Cyber and Home School Charter Schools: Adopting Policy to New Forms of Public Schooling

Luis A. Huerta, Maria-Fernanda Gonzalez, Chad d'Entremont
2006 Peabody Journal of Education  
Introduction Cyber and home school charters are quietly gaining momentumacross the country and are beginning to challenge traditional definitions ofpublic schooling by delivering instruction absent the traditional "brick andmortar" school house. Cyber and home school charters have emerged within awider charter school movement which in the last decade has quickly expanded toinclude 2,700 charter schools in 40 states and the District of Columbia, serving over 684,000students (Center of Education
more » ... enter of Education Reform,2003). The appeal of charter schools is apparent in the dynamic growth of themovement, yielding a 40% increase in enrollment in the last 5 years, from1999-2003. A contributing factor to the increasing enrollment statistics is theoutgrowth of nonclassroom-based charter schools. Over the last 5 years anestimated 60 cyber charters have come on-line in 15 states, which currentlyserve over 16,000 students and account for 2% of the national charter schoolstudent population (Center for Education Reform, 2003). Adding to the abovefigure the 52,000 students enrolled in home school charters in California and Alaska, and the totalenrollment of nonclassroom-based charters increases to 10% of the nationalcharter school student population. Similar to traditional charter schools, cyber and homeschool charters are independent public schools created through formal agreementwith a state or local sponsoring agency, designed and operated by parents,community members, and entrepreneurs, and allowed to operate free from moststate and local regulations governing schools-including, staffing, curriculum,school calendar, resource allocation, governance, and school/classroom sizes(Finn, . What sets cyber and home school charters apart from traditionalschooling models is the non-classroom based instruction which students receiveoutside the confines of the traditional school house setting. Instruction isinstead delivered through alternative mediums, including: parents as primaryinstruction providers, computer-based instruction using pre-packaged softwareprograms, and teacher directed distance-learning or cyber learning of 43 4/1/2008 3:16 PM wherestudents receive either asynchronous or synchronous (real-time) instruction viathe internet from a teacher or other instructor. Cyber and home school chartersalso differ from traditional charter schools in the type of students they enroll,serving primarily students who were previously privately home schooled, anddrawing enrollment from wide catchment areas which cross district lines and mayspan an entire state. This paper seeks to illuminate how these alternativecharter school models are developing within the wider public school communityand the charter school movement. Our primary focus will be on California and Pennsylvania, where recent public scrutinyof cyber and home school charters has prompted debate among policy makers, educators,and parents, who have begun to reconcile the objectives of an expanding schoolchoice movement with the demands of public accountability. Our analysis willfocus first on the salient policy issues that have surfaced in several stateswhere nonclassroom-based charter schools are operating. In the second section,we trace the emergence of nonclassroom-based charters with a specific focus onhow states are beginning to draw legal and regulatory definitions of both cyberand home school charters. Our discussion will also outline the importantdistinctions between the two nonclassroom-based schooling models. In the thirdsection we present a comprehensive legal and regulatory analysis of recentlegislative changes in Californiaand Pennsylvania.The important legislative responses which have resulted from public debates inthese states, have affected the daily operation of non-classroom based charterschools, and have challenged the viability of sustaining these alternativeschooling models under the context of increased state accountability demands.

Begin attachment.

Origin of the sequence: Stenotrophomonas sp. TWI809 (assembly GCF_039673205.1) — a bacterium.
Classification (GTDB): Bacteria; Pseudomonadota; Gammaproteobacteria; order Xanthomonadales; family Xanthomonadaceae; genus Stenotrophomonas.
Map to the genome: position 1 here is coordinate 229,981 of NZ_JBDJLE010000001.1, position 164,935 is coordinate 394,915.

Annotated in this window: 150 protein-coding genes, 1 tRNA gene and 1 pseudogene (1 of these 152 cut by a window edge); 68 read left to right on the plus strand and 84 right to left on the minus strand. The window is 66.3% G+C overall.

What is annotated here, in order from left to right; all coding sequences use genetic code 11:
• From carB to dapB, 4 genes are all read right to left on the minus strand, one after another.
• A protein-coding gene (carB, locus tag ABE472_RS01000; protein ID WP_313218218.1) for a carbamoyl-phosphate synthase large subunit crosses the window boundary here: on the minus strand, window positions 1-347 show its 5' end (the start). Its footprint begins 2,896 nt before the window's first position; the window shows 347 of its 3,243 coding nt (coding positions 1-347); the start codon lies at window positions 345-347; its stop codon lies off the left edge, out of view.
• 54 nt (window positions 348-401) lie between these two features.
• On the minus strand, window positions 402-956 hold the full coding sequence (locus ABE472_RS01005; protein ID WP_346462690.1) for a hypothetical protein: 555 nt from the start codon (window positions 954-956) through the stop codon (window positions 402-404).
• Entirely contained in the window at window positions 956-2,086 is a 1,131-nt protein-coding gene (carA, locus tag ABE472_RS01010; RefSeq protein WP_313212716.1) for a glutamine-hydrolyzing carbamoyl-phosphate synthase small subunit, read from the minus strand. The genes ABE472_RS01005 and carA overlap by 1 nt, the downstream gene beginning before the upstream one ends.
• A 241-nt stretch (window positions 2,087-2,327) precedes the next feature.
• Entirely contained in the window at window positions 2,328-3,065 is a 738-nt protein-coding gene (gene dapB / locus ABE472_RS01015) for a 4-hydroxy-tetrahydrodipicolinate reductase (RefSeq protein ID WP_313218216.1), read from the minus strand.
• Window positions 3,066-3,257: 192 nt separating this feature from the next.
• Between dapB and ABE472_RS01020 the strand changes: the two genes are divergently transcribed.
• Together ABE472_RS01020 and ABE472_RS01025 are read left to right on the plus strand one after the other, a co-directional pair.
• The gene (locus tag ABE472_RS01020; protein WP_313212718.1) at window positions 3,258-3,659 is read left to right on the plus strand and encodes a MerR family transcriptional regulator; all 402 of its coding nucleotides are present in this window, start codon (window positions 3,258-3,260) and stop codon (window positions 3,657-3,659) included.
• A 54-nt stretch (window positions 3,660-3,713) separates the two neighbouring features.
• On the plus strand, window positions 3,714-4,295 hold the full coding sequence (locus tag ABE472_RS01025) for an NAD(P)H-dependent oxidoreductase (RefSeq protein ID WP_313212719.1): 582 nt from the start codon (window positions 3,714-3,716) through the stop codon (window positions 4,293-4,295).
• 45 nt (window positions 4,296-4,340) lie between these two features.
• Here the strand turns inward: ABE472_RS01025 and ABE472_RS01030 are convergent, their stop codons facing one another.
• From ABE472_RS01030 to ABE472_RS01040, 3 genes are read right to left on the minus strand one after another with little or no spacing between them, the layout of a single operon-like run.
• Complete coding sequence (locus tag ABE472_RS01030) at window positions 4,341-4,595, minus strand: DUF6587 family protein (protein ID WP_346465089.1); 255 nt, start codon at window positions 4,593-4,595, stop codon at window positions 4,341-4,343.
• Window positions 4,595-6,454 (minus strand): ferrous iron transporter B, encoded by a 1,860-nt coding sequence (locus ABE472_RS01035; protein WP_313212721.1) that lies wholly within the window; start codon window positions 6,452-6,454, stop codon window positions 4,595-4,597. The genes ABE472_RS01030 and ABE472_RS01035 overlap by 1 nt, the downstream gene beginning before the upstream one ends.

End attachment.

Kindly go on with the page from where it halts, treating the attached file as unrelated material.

doi:10.1207/s15327930pje8101_6 fatcat:5y3iwuf5prc2bddemoic23p6ka